Each week in God and Country Music, Nick Rynerson gives country music a chance and examines the world of Americana, folk, alt-country, and popular country music.
With the rise of legitimate Christian hip hop and the continual presence of mainstream CCM (that sounds like something of a cross between Eddie Veder and Kenny G) and even a thriving Christian hardcore scene, the Christian scene seems to have an alternative for almost every popular type of music. Well, almost every type. Somehow, the high and lonesome sound of country music has escaped reproduction within the evangelical church.
To understand why this is (and to understand why DC Talk never had a slide guitar player) let’s look at Country music itself. Mainstream Country music started fundamentally as a Christian effort, with church singers such as The Carter Family and other old white gospel groups singing about their heavenly home. And throughout country music there has always been a spiritual undercurrent. For example, No Depression, which is a nickname for the alt-country genre, comes from the title of an old Carter Family song “No Depression in Heaven” (covered, by the legendary Uncle Tupelo). And as country music progressed, divided and commercialized, that spiritual tune remained influential.
But as I covered a few weeks ago, Popular Country Music has become infested with a moralism that is rooted in nostalgic religion and patriotism. This slow drift into sinful tendencies is nothing that is uncommon to man (or man’s music). But country music is unique. When rock and rollers are in outright rebellion to authority and pop music is about getting really drunk really fast…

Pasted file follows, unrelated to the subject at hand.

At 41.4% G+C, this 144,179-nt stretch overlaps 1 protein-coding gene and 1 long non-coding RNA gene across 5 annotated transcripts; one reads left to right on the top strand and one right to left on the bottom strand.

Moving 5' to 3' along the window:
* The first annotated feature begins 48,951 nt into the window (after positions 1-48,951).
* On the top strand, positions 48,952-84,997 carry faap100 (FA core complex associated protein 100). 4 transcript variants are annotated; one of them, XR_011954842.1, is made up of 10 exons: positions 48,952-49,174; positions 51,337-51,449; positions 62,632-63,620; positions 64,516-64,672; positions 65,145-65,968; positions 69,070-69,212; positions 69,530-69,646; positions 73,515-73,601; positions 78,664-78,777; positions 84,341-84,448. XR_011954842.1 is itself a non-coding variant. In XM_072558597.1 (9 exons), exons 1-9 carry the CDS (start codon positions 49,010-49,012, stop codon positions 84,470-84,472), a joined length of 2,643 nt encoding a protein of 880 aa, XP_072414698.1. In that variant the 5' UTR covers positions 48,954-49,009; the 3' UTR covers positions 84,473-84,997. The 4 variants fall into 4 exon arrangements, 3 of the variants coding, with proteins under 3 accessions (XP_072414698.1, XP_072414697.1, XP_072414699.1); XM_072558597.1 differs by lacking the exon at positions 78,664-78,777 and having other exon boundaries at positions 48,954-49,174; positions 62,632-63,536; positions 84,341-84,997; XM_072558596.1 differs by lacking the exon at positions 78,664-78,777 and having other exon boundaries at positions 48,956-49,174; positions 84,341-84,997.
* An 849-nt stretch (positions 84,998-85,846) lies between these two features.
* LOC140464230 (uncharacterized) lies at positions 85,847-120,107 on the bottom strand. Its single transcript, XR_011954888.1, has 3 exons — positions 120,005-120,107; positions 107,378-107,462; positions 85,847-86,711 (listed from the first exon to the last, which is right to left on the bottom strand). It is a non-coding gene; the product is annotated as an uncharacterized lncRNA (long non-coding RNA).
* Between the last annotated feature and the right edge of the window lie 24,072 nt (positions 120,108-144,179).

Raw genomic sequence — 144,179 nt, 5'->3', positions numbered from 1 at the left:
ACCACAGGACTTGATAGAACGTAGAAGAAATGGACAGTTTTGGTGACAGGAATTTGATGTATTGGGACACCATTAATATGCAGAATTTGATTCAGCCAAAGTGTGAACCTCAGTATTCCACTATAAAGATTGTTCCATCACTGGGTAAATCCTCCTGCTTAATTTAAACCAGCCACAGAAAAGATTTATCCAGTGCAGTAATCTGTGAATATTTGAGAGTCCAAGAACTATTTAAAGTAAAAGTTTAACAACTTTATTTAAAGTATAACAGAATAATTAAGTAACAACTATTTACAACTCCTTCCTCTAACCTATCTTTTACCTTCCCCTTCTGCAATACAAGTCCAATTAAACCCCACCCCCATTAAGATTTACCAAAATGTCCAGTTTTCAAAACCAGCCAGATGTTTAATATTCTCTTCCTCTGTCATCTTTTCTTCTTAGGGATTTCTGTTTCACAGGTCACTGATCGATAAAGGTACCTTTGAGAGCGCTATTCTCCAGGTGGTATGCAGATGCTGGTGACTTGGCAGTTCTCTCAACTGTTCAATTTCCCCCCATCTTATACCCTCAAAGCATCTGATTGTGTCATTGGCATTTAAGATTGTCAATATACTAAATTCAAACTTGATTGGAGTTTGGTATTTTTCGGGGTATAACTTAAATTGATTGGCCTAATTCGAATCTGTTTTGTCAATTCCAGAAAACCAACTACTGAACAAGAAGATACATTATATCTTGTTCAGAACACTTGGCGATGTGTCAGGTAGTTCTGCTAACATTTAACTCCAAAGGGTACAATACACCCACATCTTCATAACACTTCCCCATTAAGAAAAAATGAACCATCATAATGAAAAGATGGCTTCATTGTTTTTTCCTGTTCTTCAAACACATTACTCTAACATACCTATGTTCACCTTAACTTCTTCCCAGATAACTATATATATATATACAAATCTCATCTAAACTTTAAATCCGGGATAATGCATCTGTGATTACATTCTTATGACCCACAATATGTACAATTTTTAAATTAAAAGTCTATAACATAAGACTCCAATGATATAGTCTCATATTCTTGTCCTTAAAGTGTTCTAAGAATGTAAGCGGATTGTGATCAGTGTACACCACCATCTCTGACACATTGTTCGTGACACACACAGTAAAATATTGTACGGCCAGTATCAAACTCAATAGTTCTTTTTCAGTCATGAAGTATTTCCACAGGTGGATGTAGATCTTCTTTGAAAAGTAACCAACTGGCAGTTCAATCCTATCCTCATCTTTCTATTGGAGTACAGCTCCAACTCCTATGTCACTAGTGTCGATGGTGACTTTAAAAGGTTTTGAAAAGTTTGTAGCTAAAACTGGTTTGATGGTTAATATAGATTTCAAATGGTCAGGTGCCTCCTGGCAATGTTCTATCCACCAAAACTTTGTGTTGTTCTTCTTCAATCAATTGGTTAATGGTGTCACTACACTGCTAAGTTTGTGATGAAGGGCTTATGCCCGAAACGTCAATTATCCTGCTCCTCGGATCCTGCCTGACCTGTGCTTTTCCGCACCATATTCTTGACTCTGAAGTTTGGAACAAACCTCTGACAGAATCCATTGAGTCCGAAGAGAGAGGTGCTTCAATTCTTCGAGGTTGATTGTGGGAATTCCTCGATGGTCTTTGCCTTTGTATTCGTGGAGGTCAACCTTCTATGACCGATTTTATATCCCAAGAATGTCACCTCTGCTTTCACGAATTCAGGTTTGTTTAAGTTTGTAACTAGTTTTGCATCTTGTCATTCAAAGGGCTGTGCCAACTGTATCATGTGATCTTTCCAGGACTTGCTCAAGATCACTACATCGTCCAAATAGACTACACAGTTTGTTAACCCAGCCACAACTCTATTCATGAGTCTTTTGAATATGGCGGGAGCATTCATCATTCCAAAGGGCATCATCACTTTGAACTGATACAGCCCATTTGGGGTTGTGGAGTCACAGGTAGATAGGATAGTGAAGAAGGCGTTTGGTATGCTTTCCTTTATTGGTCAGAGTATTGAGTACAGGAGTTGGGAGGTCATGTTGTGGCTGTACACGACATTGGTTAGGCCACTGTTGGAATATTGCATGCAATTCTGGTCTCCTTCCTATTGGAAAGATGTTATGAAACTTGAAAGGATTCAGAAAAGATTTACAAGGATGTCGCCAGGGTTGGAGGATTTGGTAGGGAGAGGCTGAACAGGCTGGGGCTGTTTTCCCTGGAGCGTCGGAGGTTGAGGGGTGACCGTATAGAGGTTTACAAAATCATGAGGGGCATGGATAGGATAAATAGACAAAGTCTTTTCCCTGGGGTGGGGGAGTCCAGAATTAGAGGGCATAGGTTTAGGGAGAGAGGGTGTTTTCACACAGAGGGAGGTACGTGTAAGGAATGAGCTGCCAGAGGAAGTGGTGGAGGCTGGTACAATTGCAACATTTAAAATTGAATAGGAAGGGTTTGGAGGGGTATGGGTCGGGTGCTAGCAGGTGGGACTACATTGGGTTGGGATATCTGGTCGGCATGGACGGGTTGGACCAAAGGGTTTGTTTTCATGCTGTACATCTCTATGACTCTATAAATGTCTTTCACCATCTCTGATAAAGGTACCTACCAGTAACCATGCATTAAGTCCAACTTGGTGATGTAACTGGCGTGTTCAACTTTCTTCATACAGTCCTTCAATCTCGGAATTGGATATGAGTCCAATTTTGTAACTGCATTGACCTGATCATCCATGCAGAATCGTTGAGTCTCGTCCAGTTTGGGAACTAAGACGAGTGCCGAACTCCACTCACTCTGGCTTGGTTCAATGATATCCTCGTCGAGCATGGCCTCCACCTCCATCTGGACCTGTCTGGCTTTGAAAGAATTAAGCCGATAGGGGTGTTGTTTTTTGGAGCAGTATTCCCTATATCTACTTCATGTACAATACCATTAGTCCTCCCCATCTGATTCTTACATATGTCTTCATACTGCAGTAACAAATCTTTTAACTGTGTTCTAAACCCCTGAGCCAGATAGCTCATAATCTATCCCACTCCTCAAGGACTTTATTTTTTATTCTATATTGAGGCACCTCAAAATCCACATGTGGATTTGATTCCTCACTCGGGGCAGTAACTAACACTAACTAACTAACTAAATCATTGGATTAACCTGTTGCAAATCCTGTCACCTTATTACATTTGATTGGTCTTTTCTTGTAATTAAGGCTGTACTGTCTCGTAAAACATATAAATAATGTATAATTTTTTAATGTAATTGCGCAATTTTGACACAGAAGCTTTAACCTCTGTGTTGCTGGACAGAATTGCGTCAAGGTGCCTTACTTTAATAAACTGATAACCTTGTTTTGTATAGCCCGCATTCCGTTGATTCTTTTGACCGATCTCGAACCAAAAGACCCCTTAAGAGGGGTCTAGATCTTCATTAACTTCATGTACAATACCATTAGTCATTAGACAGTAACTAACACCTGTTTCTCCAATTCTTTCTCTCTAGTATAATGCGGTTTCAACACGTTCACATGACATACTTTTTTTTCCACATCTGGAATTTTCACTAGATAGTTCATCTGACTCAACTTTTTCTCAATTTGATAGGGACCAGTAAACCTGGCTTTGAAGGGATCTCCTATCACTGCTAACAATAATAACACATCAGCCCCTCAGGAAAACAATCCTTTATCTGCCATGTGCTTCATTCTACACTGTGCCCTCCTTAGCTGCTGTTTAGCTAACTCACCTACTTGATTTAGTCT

…country music is just about being good.
Essentially, in the parable of the prodigal son, Country music is the older brother while Rock, Rap and Pop are the prodigal son.
It is that prodigal son-style licentious sin that leads Christian musicians to carve their own path in a particular musical genre, scraping the rebellion but keeping the aesthetics. To those Christian artists credit, despite the quality of the art, they usually at least convey the gospel adequately. But where are the Christian’s in country music? Have they been lulled to sleep by the appeal of law and works-righteousness or do they still see the beauty and tradition of Nashville as a place that can be redeemed?
And on the other side of the coin, Patty Griffin’s latest album Downtown Church was a collection of age-old hymns that have littered the Americana landscape for years and some new gospel tracks. While Griffin wouldn’t describe herself as an orthodox Christian, she has captured the heart of the gospel. Her rendition of “All Creatures of Our God and King” is soul moving. And how amazing that it received a warm welcome from the Country world!
Like everything that man gets their grubby hands on, Country music is broken. And it uniquely strangles the gospel in its lyrics unchallenged by “Christian culture” while at the same time allowing for some of the most beautiful and intimate expressions of faith. Is this not the story of our lives? Our self-righteousness can sedate us just enough not to take action, while slowly rotting our souls (and music), but in the same medium, there exists the potential for such beautiful redemption. There exists such a well of gospel to tap within the hallowed halls of Country music’s history; it’s a shame we settle for so much less. This is everything from the bible to Country music to television to church: don’t settle for Diet Christianity.